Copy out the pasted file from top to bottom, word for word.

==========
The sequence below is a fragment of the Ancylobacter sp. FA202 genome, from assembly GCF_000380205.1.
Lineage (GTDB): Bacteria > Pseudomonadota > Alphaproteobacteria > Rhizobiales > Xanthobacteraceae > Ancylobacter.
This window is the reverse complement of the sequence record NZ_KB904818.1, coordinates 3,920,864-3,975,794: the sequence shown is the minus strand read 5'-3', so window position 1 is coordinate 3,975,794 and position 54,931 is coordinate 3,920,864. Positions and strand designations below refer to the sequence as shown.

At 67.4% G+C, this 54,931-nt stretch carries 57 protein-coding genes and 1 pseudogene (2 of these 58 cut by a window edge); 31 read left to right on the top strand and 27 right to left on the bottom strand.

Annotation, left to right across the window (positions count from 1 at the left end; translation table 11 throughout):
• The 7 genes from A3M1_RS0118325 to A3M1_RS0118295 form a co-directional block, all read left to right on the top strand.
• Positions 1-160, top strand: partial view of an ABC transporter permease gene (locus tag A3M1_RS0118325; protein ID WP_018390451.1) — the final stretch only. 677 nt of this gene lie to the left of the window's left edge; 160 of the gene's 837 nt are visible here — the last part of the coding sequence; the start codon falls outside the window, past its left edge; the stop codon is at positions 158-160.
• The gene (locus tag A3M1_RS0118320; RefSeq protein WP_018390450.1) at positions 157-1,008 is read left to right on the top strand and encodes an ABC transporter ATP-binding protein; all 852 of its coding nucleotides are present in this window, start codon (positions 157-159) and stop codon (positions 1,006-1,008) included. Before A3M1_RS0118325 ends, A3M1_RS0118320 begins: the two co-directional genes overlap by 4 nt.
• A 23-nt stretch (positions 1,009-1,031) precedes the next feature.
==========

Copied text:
The sequence below is a fragment of the Ancylobacter sp. FA202 genome, from assembly GCF_000380205.1.
Lineage (GTDB): Bacteria > Pseudomonadota > Alphaproteobacteria > Rhizobiales > Xanthobacteraceae > Ancylobacter.
This window is the reverse complement of the sequence record NZ_KB904818.1, coordinates 3,920,864-3,975,794: the sequence shown is the minus strand read 5'-3', so window position 1 is coordinate 3,975,794 and position 54,931 is coordinate 3,920,864. Positions and strand designations below refer to the sequence as shown.

At 67.4% G+C, this 54,931-nt stretch carries 57 protein-coding genes and 1 pseudogene (2 of these 58 cut by a window edge); 31 read left to right on the top strand and 27 right to left on the bottom strand.

Annotation, left to right across the window (positions count from 1 at the left end; translation table 11 throughout):
• The 7 genes from A3M1_RS0118325 to A3M1_RS0118295 form a co-directional block, all read left to right on the top strand.
• Positions 1-160, top strand: partial view of an ABC transporter permease gene (locus tag A3M1_RS0118325; protein ID WP_018390451.1) — the final stretch only. 677 nt of this gene lie to the left of the window's left edge; 160 of the gene's 837 nt are visible here — the last part of the coding sequence; the start codon falls outside the window, past its left edge; the stop codon is at positions 158-160.
• The gene (locus tag A3M1_RS0118320; RefSeq protein WP_018390450.1) at positions 157-1,008 is read left to right on the top strand and encodes an ABC transporter ATP-binding protein; all 852 of its coding nucleotides are present in this window, start codon (positions 157-159) and stop codon (positions 1,006-1,008) included. Before A3M1_RS0118325 ends, A3M1_RS0118320 begins: the two co-directional genes overlap by 4 nt.
• A 23-nt stretch (positions 1,009-1,031) precedes the next feature.